SUNY Cobleskill sampled August 2. This sampling event took place after heavy rain in the eastern portion of the Mohawk watershed, with between 3.3 inches of rain recorded in Amsterdam and 3.9 inches recorded in Albany in the three days prior to sampling, including more than one inch overnight and into the morning on the day of sampling. Though Amsterdam has invested significantly to reduce overflows, the city reported discharges from its combined sewer system as a result of the rain. And, no doubt many leaks from other sewer and septic systems occurred, along with runoff of manure from farms and other sources of fecal contamination, whether or not they were reported.

The August 2 results showed that impact, with all 16 sites sampled by SUNY Cobleskill exceeding EPA guidelines for safe swimming, by at least one measure.

Results of water quality monitoring on the Mohawk River by SUNY Cobleskill on August 2, 2016.

Results of water quality monitoring on the Mohawk River by SUNY Cobleskill on August 2, 2016.

The weighted average of the same previously sampled sites sampled was 1,522 – compared to averages of 130 and 60 at the same sites as the spill continued.

VIEW AN INTERACTIVE MAP OF WATER QUALITY SAMPLING RESULTS FOR THE MOHAWK RIVER.

To put it in context, “average” contamination after the pipe was fixed, but after heavy rain was 11-25 times greater at the 10 sites sampled from Amsterdam to Waterford.

Imagine how much sewage must be spilled to flood the Mohawk with enough sewage to out-contaminate a raging sewage pipe break by 25 times!

That’s not to say that the pipe break wasn’t a significant environmental and public health issue that warranted immediate intervention. But the overall state of our infrastructure is so poor that a clear and present hazard such as that pales in comparison to the contamination that results from a summer thunderstorm.

We’ve seen this same pattern play out as we’ve sampled the Hudson and its other tributaries.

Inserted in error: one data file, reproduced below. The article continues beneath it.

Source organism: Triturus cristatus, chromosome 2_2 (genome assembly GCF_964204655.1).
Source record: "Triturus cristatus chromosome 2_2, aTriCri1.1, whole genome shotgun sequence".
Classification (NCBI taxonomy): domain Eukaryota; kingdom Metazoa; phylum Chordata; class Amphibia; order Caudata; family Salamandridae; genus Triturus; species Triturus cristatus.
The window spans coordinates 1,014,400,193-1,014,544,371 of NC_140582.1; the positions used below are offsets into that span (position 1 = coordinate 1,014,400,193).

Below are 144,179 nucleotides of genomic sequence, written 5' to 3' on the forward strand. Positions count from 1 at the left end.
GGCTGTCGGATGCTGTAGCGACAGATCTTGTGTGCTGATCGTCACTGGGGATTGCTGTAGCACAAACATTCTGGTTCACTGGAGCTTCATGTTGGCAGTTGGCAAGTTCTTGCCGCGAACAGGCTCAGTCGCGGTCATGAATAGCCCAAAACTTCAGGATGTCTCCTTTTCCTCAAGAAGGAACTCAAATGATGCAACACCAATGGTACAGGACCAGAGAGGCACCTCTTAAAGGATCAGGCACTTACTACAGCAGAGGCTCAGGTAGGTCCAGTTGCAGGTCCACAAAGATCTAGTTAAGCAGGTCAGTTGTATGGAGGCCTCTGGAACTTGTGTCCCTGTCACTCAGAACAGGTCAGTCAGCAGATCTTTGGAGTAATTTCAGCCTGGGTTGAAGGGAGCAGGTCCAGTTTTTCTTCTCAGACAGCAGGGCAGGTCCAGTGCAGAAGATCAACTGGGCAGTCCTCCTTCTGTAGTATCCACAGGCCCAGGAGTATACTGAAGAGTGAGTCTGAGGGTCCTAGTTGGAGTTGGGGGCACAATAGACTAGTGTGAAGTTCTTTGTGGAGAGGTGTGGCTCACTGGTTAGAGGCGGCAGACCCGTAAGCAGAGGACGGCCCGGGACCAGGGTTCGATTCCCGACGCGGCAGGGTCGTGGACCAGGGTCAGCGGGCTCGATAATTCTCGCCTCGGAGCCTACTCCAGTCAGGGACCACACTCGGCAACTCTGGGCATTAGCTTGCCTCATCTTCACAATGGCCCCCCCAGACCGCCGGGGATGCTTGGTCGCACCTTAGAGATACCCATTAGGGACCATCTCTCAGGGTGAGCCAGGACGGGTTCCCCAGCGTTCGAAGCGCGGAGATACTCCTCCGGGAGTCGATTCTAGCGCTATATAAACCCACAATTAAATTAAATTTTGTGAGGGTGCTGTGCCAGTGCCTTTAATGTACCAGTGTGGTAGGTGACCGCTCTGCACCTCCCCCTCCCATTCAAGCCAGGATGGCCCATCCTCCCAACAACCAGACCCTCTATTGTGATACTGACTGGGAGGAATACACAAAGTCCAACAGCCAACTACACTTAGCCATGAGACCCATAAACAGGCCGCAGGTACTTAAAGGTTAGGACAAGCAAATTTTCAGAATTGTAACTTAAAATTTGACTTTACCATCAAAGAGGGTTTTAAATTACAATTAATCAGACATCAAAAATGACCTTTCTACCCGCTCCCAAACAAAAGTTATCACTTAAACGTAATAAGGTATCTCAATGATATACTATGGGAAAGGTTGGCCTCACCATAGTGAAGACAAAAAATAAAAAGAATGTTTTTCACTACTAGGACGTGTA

Both problems – the catastrophic sewer line break, and the routine rain-caused catastrophe – are the result of inadequate investment in the maintenance of our water infrastructure. As Amsterdam officials have said publicly, these investments are expensive, and small and impoverished communities struggle to pay for ongoing maintenance, leading to greater expense when the water main breaks, causing a sink hole to swallow a car and erode a canyon in a city street (as happened in Albany a few days ago), or a century-old sewer line finally ruptures.

The Governor and Legislature have put $400 million into a three-year grant program for drinking water and wastewater investments, thanks to advocacy by Riverkeeper and a coalition of partners. Our task is to increase the available funding, and make sure it is sustained into the future. According to the EPA’s latest Clean Watersheds Needs Survey, the documented need for sewer infrastructure fixes in Mohawk River counties alone tops $500 million.

We have documented excellent water quality at times in the Mohawk River. It’s our job to protect and restore it.

SUNY Cobleskill’s sampling is made possible in 2016 by a grant from the NYS Environmental Protection Fund, via the Mohawk River Basin Program.